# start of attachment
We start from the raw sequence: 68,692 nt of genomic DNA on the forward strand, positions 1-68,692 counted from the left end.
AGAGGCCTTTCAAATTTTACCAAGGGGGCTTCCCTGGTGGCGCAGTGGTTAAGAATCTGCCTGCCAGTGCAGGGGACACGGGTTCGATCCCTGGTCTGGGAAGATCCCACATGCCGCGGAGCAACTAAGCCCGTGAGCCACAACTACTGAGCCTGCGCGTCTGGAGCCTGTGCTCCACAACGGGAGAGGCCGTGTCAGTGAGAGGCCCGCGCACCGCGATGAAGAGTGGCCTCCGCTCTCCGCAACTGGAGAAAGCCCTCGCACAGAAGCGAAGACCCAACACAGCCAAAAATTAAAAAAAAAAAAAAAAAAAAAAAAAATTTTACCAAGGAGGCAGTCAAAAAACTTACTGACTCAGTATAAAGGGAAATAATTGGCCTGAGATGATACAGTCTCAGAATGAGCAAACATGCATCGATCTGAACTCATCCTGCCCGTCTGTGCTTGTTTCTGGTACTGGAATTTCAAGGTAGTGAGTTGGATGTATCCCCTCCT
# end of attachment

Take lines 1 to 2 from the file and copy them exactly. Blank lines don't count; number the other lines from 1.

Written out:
We start from the raw sequence: 68,692 nt of genomic DNA on the forward strand, positions 1-68,692 counted from the left end.
AGAGGCCTTTCAAATTTTACCAAGGGGGCTTCCCTGGTGGCGCAGTGGTTAAGAATCTGCCTGCCAGTGCAGGGGACACGGGTTCGATCCCTGGTCTGGGAAGATCCCACATGCCGCGGAGCAACTAAGCCCGTGAGCCACAACTACTGAGCCTGCGCGTCTGGAGCCTGTGCTCCACAACGGGAGAGGCCGTGTCAGTGAGAGGCCCGCGCACCGCGATGAAGAGTGGCCTCCGCTCTCCGCAACTGGAGAAAGCCCTCGCACAGAAGCGAAGACCCAACACAGCCAAAAATTAAAAAAAAAAAAAAAAAAAAAAAAAATTTTACCAAGGAGGCAGTCAAAAAACTTACTGACTCAGTATAAAGGGAAATAATTGGCCTGAGATGATACAGTCTCAGAATGAGCAAACATGCATCGATCTGAACTCATCCTGCCCGTCTGTGCTTGTTTCTGGTACTGGAATTTCAAGGTAGTGAGTTGGATGTATCCCCTCCT